The budget process in the Senate is similar to the House process, but on an abbreviated timeline. The substitute bill begins in the Senate Finance committee. The Senate similarly subcommittee of the Senate Finance committee. Similarly to the House process, the subcommittees hear from state agency directors, as well as testimony from stakeholders on the potential impact of the budget. After this process is complete, the bill moves back to the Senate Finance committee where a substitute bill is created based on subcommittee recommendations. There are a limited number of hearings on the substitute bill in Senate Finance committee. The committee then considers additional changes and amends those into the bill. The Senate Finance committee votes the bill out of committee and it heads to the full Senate for a vote.
Conference Committee (mid to late June)
There will be differences between the House-passed and the Senate-passed versions of the budget and a conference committee is required to reconcile these differences. Select members, typically from the House and Senate Finance committees, are named to the Conference Committee. These deliberations largely take place without public input. The committee develops a final version of the bill and once the bill is voted on by the committee, it goes back to both the House and Senate to concur with the final changes. The House and Senate cannot make changes to the bill at this point and must either adopt or reject what the conference committee has put together.
Budget Goes Back to the Governor
Once the House and Senate agree on and approve a final budget, it goes to the governor for his signature. Any provision in any bill that includes appropriations can be line-item vetoed by the governor. This means he can strike out any portion of the bill while approving the rest of it. He cannot add to or change the bill through line-item vetoes. The budget bill must be signed by June 30 for the appropriations to take effect on July 1, the first day of the new state fiscal year.
Ohio Office of Budget and Management: https://www.obm.ohio.gov/Budget/operating/fy20-21.aspx
- This is where the Governor’s budget proposal was first posted on the day it was released. In addition to the blue book, a report from the Ohio Department of Taxation on tax expenditures is posted with the budget.
Ohio Legislative Service Commission: https://www.lsc.ohio.gov/index.aspx
- This is where you’ll find Redbooks, the Comparison Document, the Budget in Detail, and the Bill Analysis.
- There are also LSC resources on the transportation budget, which is on a different timeline and must be finalized by March 31: https://www.lsc.ohio.gov/pages/budget/current/CurrentGA.aspx?Budget=Transportation&ID=Transportation&Version=contentHP
Ohio House of Representatives: http://www.ohiohouse.gov/index
- The House Finance Committee page is available under the “Committees” tab on the House of Representatives homepage. This is where you will find information on committee members, committee schedules, and posted testimony materials. Additionally, the live-stream of House Finance committee can be found on this page. The subcommittees are not live-streamed.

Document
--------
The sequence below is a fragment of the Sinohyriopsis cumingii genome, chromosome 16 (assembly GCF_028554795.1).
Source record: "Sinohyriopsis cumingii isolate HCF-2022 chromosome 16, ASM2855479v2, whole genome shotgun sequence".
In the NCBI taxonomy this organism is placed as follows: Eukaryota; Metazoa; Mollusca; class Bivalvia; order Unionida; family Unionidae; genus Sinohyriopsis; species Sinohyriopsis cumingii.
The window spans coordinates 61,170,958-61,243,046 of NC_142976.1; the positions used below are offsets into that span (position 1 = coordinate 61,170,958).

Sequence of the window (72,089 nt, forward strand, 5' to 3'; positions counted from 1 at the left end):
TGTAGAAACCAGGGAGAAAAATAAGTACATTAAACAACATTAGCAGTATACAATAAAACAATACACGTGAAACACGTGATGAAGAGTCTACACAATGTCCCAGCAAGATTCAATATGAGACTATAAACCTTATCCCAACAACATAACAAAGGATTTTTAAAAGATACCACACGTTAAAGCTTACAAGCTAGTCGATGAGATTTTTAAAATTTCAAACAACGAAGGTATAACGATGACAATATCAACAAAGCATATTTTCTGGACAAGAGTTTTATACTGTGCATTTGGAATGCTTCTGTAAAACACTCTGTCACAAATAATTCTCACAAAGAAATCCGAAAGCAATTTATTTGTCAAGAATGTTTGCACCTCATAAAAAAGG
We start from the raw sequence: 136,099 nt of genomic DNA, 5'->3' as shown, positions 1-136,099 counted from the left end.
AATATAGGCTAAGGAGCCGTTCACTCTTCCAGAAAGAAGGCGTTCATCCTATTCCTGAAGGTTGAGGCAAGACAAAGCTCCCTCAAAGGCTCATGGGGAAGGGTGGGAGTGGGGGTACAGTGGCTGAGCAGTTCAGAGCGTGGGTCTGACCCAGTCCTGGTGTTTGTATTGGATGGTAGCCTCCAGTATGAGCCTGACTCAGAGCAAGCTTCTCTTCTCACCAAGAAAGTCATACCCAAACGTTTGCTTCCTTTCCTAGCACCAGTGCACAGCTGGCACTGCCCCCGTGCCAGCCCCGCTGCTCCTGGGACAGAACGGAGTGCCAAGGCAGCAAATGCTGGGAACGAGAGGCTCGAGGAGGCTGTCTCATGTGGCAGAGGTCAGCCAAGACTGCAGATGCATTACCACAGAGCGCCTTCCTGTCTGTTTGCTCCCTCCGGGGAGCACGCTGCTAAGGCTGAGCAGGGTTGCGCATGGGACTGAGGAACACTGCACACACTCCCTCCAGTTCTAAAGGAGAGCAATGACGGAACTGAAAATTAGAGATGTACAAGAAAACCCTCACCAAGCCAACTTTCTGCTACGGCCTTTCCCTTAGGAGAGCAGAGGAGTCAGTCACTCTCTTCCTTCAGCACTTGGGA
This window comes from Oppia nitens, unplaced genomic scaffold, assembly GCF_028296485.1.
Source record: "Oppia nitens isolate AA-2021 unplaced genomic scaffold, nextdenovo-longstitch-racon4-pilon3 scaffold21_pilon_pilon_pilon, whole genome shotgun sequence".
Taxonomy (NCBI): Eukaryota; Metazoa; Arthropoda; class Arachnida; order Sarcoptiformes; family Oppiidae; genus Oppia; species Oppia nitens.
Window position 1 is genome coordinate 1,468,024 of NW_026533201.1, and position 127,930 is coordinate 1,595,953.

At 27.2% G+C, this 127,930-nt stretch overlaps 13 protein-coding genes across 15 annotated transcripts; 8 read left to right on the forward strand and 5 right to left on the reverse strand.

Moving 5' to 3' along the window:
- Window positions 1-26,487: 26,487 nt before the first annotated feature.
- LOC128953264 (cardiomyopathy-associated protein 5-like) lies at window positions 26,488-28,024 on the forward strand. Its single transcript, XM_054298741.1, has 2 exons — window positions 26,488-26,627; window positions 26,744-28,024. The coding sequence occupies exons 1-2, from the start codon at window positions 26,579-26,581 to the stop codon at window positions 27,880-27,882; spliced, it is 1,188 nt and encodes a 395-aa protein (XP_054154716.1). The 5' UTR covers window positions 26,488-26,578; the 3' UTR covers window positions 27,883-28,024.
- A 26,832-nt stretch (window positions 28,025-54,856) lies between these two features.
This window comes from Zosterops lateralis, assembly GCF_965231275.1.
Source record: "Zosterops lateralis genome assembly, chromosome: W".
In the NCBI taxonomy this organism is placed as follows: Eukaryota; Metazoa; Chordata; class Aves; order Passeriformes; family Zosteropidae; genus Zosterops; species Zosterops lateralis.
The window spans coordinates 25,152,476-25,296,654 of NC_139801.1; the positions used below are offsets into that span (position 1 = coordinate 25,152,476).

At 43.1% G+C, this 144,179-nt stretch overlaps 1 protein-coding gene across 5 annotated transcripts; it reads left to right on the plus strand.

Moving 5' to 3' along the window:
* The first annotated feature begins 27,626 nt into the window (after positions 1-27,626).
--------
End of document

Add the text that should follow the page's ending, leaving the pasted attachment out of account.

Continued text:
- A helpful tip is to follow the House Finance Committee, as well as any subcommittees, on Twitter. Twitter updates from the committee include who is “on deck” to testify, when any recesses are taking place, and other pertinent information that needs to be disseminated quickly.
Ohio Senate: http://ohiosenate.gov/index
- The Senate Finance Committee page is available under the “Committees” tab on the Senate homepage. This is where you will find information on committee members, committee schedules, and posted testimony materials. Additionally, the live-stream of House Finance committee can be found on this page. The subcommittees are not live-streamed.
- A helpful tip is to follow the Senate Finance Committee, as well as any subcommittees, on Twitter. Twitter updates from the committee include who is “on deck” to testify, when any recesses are taking place, and other pertinent information that needs to be disseminated quickly.
The Ohio Channel: https://www.ohiochannel.org/?2
- The Ohio Channel live streams every Ohio House and Senate session, as well as hearings of the full House and Senate Finance Committees. This allows people all around the state to watch certain parts of the budget process online. As mentioned above, the House Finance subcommittee hearings are not live-streamed.
Richard G. Sheridan’s Follow the Money: State Budgeting in Ohio, Fourth Edition, Edited and Updated by Terry Thomas
- Follow the Money is a written guide to Ohio’s budgeting process produced by The Center for Community Solutions. The most recent edition of the book is available for FREE online or via paperback for purchase. Visit this page: https://www.communitysolutions.com/resources/follow-the-money/